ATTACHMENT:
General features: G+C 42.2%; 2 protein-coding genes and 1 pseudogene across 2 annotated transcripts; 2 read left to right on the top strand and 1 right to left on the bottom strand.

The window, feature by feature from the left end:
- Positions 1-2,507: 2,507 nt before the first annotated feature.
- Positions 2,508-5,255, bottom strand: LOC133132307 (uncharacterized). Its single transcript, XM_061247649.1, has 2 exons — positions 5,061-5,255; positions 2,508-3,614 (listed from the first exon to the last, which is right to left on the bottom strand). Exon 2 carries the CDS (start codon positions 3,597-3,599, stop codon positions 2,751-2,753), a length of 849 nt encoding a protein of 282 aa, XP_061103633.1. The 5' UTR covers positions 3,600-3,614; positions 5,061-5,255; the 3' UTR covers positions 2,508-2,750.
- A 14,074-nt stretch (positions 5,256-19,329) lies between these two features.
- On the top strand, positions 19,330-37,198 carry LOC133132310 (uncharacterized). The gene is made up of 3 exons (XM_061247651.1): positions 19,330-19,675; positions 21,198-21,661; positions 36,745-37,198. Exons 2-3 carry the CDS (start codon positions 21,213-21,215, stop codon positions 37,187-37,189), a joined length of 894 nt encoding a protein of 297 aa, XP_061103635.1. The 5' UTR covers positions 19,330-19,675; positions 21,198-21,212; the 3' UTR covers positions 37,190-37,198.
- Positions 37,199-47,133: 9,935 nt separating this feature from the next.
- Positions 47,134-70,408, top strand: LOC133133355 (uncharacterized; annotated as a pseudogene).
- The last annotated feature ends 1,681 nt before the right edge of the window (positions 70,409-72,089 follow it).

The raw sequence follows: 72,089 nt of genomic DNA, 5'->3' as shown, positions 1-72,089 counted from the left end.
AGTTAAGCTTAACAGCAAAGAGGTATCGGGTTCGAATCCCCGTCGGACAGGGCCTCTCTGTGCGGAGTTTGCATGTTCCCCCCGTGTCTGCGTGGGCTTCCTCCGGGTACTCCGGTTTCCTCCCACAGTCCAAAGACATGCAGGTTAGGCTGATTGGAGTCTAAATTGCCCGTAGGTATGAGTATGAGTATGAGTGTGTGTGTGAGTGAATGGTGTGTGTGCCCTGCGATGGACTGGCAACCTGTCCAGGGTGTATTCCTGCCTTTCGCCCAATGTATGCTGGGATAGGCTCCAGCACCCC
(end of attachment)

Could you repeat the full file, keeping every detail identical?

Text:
General features: G+C 42.2%; 2 protein-coding genes and 1 pseudogene across 2 annotated transcripts; 2 read left to right on the top strand and 1 right to left on the bottom strand.

The window, feature by feature from the left end:
- Positions 1-2,507: 2,507 nt before the first annotated feature.
- Positions 2,508-5,255, bottom strand: LOC133132307 (uncharacterized). Its single transcript, XM_061247649.1, has 2 exons — positions 5,061-5,255; positions 2,508-3,614 (listed from the first exon to the last, which is right to left on the bottom strand). Exon 2 carries the CDS (start codon positions 3,597-3,599, stop codon positions 2,751-2,753), a length of 849 nt encoding a protein of 282 aa, XP_061103633.1. The 5' UTR covers positions 3,600-3,614; positions 5,061-5,255; the 3' UTR covers positions 2,508-2,750.
- A 14,074-nt stretch (positions 5,256-19,329) lies between these two features.
- On the top strand, positions 19,330-37,198 carry LOC133132310 (uncharacterized). The gene is made up of 3 exons (XM_061247651.1): positions 19,330-19,675; positions 21,198-21,661; positions 36,745-37,198. Exons 2-3 carry the CDS (start codon positions 21,213-21,215, stop codon positions 37,187-37,189), a joined length of 894 nt encoding a protein of 297 aa, XP_061103635.1. The 5' UTR covers positions 19,330-19,675; positions 21,198-21,212; the 3' UTR covers positions 37,190-37,198.
- Positions 37,199-47,133: 9,935 nt separating this feature from the next.
- Positions 47,134-70,408, top strand: LOC133133355 (uncharacterized; annotated as a pseudogene).
- The last annotated feature ends 1,681 nt before the right edge of the window (positions 70,409-72,089 follow it).

The raw sequence follows: 72,089 nt of genomic DNA, 5'->3' as shown, positions 1-72,089 counted from the left end.
AGTTAAGCTTAACAGCAAAGAGGTATCGGGTTCGAATCCCCGTCGGACAGGGCCTCTCTGTGCGGAGTTTGCATGTTCCCCCCGTGTCTGCGTGGGCTTCCTCCGGGTACTCCGGTTTCCTCCCACAGTCCAAAGACATGCAGGTTAGGCTGATTGGAGTCTAAATTGCCCGTAGGTATGAGTATGAGTATGAGTGTGTGTGTGAGTGAATGGTGTGTGTGCCCTGCGATGGACTGGCAACCTGTCCAGGGTGTATTCCTGCCTTTCGCCCAATGTATGCTGGGATAGGCTCCAGCACCCC